"""
========
Fractals
========
Fractals are geometric structures that are self-similar at any scale. These
structures are easy to generate using recursion. In this demo, we'll be
implementing the following fractals:
- Sierpinski Tetrahedron or Tetrix
- Menger Sponge
- Moseley Snowflake
Let's begin by importing some necessary modules. We need ``fury.primitive`` to
avoid having to hardcode the geometry of a tetrahedron and a cube.
``fury.utils`` also contains a ``repeat_primitive`` function which we will use
for this demo.
"""
import math
import numpy as np
from fury import primitive, ui, utils, window
###############################################################################
# Before we create our first fractal, let's set some ground rules for us to
# work with.
#
# 1. Instead of creating a new actor to represent each primitive of the
# fractal, we will compute the centers of each primitive and draw them at once
# using ``repeat_primitive()``.
#
# 2. How many primitives do we need? For each fractal, we define a depth which
# will prevent infinite recursion. Assuming we have a depth of :math:`N`, and
# at each level the shape is divided into :math:`k` smaller parts, we will need
# :math:`k^{N}` primitives to represent the fractal.
#
# 3. Ideally, we want to allocate the array of centers upfront. To achieve
# this, we can use the method of representing a binary tree in an array, and
# extend it to work with k-ary trees (formulas for the same can be found
# `here`_). In this scheme of representation, we represent every primitive as a
# node, and each sub-primitive as a child node. We can also skip storing the
# first :math:`\frac{k^{N} - 1}{k - 1} + 1` entries as we only need to render
# the leaf nodes. This allows us to create an array of exactly the required
# size at the start, without any additional overhead.
#
# .. _here: https://book.huihoo.com/data-structures-and-algorithms-with-object-oriented-design-patterns-in-c++/html/page356.html # noqa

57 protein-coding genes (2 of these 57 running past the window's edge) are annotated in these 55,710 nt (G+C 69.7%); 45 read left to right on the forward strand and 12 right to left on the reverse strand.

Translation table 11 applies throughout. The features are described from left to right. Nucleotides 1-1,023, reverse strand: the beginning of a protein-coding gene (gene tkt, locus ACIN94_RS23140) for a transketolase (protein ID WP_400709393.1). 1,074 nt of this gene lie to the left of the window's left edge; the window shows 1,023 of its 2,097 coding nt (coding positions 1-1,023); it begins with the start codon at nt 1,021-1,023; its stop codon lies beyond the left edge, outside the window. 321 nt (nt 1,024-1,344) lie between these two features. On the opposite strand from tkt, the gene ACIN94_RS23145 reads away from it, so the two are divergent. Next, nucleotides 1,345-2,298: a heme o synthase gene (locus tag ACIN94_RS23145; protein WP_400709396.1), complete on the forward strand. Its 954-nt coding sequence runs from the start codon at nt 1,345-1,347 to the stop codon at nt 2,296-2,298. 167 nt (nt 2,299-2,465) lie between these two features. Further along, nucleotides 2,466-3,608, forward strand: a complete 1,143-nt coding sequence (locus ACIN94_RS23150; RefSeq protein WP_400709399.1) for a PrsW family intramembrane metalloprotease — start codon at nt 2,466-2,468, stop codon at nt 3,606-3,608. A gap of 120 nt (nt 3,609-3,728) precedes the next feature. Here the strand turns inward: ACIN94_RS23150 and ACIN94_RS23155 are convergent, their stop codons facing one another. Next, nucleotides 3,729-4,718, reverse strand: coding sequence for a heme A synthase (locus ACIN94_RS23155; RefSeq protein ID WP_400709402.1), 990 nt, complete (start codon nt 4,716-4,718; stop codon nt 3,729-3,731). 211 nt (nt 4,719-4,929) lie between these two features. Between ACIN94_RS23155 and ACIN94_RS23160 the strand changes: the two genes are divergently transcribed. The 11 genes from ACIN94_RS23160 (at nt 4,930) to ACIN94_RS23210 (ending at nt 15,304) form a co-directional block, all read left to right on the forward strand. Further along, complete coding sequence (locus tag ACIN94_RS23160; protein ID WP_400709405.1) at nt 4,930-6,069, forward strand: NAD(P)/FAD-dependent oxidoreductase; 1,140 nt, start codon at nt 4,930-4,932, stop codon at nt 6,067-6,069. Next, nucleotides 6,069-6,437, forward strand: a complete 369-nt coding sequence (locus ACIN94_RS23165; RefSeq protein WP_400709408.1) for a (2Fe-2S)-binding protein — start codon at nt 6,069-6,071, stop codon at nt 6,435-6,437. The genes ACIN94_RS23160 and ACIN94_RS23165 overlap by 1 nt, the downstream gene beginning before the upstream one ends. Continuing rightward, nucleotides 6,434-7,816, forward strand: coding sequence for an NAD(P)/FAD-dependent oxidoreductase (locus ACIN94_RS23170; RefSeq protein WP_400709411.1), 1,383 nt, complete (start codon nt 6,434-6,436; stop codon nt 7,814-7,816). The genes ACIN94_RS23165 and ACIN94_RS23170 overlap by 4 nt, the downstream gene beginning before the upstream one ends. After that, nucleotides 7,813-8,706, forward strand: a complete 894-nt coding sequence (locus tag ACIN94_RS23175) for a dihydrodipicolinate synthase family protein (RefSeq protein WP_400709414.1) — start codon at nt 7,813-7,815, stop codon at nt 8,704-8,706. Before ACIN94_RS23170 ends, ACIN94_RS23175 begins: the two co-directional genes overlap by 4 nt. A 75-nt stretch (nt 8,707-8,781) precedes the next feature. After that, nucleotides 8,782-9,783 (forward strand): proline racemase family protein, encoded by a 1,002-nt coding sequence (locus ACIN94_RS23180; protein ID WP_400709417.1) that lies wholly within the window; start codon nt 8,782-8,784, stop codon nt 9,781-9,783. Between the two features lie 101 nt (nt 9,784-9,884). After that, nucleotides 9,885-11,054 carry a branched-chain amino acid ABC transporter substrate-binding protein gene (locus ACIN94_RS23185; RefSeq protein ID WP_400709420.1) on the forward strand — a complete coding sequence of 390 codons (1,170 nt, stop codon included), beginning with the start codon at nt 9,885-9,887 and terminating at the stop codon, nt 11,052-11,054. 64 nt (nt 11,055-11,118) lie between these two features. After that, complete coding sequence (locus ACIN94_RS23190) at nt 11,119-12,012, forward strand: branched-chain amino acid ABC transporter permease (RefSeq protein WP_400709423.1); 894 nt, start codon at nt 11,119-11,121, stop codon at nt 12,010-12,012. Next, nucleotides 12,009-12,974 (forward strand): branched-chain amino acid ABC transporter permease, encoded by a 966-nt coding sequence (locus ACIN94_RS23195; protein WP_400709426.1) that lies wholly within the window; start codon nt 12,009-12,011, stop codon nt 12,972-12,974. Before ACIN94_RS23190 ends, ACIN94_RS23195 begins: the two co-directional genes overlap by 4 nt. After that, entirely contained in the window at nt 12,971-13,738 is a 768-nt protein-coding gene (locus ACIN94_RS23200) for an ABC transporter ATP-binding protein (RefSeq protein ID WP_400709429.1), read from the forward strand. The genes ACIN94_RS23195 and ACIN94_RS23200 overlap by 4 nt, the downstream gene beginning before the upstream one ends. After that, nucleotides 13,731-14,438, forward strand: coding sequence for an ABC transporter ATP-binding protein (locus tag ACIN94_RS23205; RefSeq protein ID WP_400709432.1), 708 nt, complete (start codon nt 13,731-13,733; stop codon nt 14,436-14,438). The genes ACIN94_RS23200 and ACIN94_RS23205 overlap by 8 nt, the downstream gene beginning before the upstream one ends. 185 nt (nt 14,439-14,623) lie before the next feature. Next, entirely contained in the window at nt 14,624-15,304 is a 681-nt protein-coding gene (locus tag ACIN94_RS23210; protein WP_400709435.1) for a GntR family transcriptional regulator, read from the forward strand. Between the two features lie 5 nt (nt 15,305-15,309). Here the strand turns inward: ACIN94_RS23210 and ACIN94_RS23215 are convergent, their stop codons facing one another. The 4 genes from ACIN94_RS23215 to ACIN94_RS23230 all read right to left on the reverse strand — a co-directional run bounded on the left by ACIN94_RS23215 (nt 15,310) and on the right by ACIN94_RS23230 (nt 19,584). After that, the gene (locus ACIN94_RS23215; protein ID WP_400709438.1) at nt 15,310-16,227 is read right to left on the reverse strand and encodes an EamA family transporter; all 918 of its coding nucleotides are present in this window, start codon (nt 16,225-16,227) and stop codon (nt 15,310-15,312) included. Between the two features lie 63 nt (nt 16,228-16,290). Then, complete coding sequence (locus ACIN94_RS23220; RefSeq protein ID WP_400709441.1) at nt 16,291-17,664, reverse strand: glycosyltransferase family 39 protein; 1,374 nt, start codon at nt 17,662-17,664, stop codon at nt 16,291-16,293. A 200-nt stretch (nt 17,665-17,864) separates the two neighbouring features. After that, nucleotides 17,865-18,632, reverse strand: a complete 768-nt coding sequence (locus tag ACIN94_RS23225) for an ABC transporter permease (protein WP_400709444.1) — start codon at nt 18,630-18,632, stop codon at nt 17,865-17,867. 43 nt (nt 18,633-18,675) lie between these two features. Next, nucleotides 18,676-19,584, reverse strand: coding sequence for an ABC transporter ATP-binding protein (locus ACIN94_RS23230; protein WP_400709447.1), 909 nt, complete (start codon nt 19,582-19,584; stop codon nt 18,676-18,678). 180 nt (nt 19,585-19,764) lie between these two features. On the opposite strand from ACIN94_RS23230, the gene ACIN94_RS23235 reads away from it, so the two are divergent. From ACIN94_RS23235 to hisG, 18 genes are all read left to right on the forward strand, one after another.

#
# -----------------------------------------------------------------------------
###############################################################################
# The tetrix is a classic 3d fractal, a natural three-dimensional extension of
# the Sierpinski Triangle. At each level, we need to calculate the new centers
# for the next level. We can use the vertices of a tetrahedron as the offsets
# for the new centers, provided that the tetrahedron is centered at the origin
# (which is the case here).
def tetrix(N):
centers = np.zeros((4**N, 3))
# skipping non-leaf nodes (see above)
offset = (4**N - 1) // 3 + 1
# just need the vertices
U, _ = primitive.prim_tetrahedron()
def gen_centers(depth, pos, center, dist):
if depth == N:
centers[pos - offset] = center
else:
idx = 4 * (pos - 1) + 2
for i in range(4):
# distance gets halved at each level
gen_centers(depth + 1, idx + i, center + dist * U[i], dist / 2)
# the division by sqrt(6) is to ensure correct scale
gen_centers(0, 1, np.zeros(3), 2 / (6**0.5))
vertices, faces = primitive.prim_tetrahedron()
# primitive is scaled down depending on level
vertices /= 2 ** (N - 1)
# compute some pretty colors
bounds_min, bounds_max = np.min(centers, axis=0), np.max(centers, axis=0)
colors = (centers - bounds_min) / (bounds_max - bounds_min)
vertices, triangles, colors, _ = primitive.repeat_primitive(
centers=centers, colors=colors, vertices=vertices, faces=faces
)
return utils.get_actor_from_primitive(vertices, triangles, colors)
###############################################################################
# For a Menger Sponge, each cube is divided into 27 smaller cubes, and we skip
# some of them (face centers, and the center of the cube). This means that on
# every level we get 20 new cubes.
#
# Here, to compute the points of each new center, we start at a corner cube's
# center and add the offsets to each smaller cube, scaled according to the
# level.
def sponge(N):
centers = np.zeros((20**N, 3))
offset = (20**N - 1) // 19 + 1
# these are the offsets of the new centers at the next level of recursion
# each cube is divided into 20 smaller cubes for a snowflake
V = np.array(
[
[0, 0, 0],
[0, 0, 1],
[0, 0, 2],
[0, 1, 0],
[0, 1, 2],
[0, 2, 0],
[0, 2, 1],
[0, 2, 2],
[1, 0, 0],
[1, 0, 2],
[1, 2, 0],
[1, 2, 2],
[2, 0, 0],
[2, 0, 1],
[2, 0, 2],
[2, 1, 0],
[2, 1, 2],
[2, 2, 0],
[2, 2, 1],
[2, 2, 2],
]
)